In finance, a margin is the amount of funds that the investor or trader must put up from their own resources. It can vary depending on the instrument or asset. Therefore, margin trading is based on borrowing funds from a broker to buy the stock.
What Is Margin Trading?
It is a form of borrowing that lets you leverage the securities you already own. This type of trading may be suitable for any investor looking for extra leverage in their investments. It is not designed for any specific type of customer. MT involves buying and selling of securities in a single session. During the trading session, an investor has to guess the stock movement.
How It Works
You can trade on margin only with a margin account, which differs from a regular cash account in a way that you trade by using the funds in the account.
- To open a margin account, you need to invest at least $ 2,000. This investment is called a minimum margin.
- After you open the account, you can borrow up to 50% of the purchase price of a stock. This deposit is known as an initial margin. The size of the initial margin typically does not exceed 50 %, but it can be lower, for example, 10%. However, some brokers may require you to borrow more than 50%.
You keep the loan as long as you want. But before you start trading, you need to remember the following:
- Maintain the minimum margin throughout the session because the stock price can fall more than one had anticipated.
- Square off your position at the end of each trading session. If you have bought the shares, you must sell them. And if you have sold the shares, you must buy them at the end of the session.
- Convert your position into a delivery order after the trade. Keep the cash ready in order to buy all of the shares that you had bought during the session as well as pay the broker’s fees and extra charges.
MT brings investors the following benefits:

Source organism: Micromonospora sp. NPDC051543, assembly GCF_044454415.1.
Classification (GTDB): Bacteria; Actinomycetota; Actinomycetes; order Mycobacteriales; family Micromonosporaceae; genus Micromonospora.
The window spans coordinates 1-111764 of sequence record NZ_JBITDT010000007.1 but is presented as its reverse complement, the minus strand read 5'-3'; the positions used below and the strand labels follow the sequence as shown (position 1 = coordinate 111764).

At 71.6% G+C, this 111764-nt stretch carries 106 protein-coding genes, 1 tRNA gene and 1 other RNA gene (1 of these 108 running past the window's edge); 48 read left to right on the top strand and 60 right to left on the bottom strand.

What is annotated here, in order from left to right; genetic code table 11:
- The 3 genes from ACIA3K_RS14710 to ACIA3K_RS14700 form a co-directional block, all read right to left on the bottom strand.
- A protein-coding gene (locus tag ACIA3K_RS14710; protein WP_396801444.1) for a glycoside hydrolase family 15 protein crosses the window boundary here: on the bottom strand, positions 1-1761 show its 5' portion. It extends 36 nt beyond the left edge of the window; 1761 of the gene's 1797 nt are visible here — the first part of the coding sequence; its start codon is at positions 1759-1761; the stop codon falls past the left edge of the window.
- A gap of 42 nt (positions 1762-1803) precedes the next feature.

- Ability to leverage the securities. With MT, you can leverage your gains by purchasing more shares than you could if you had only cash.
- Portfolio diversification. MT can help you make your portfolio more diverse by adding positions in stocks other than you typically trade on.
- New trading opportunities. With MT, you can benefit from new trading options right after they appear, without the need to raise cash.
Apart from the benefits, MT has a range of drawbacks and risks, such as:
- High-interest rates. The interest cost on margin debt can grow over time and impact the gains made on margined securities. In addition, the interest rates on margin debt are not flat and can change since the time when the debt has appeared.
- A need to constantly monitor the margin account to make sure that the margin does not drop below the required level.
- Margin calls. If the securities bought on margin have a sudden sharp decline, the investor may have to pay a significant amount of cash or marginable stock during a short time period.
- Forced liquidation. If the investor cannot meet a margin call, the broker can sell the margined securities without notice. This may result in the investor’s position being sold at the worst possible time and at a huge loss.
Margin trading refers to the borrowing of funds that lets the investors leverage their securities. It has a range of benefits, such as instant access to new trading opportunities or portfolio diversification. But MT is also quite risky because of high-interest rates, margin calls, and forced liquidation if a margin call is not met.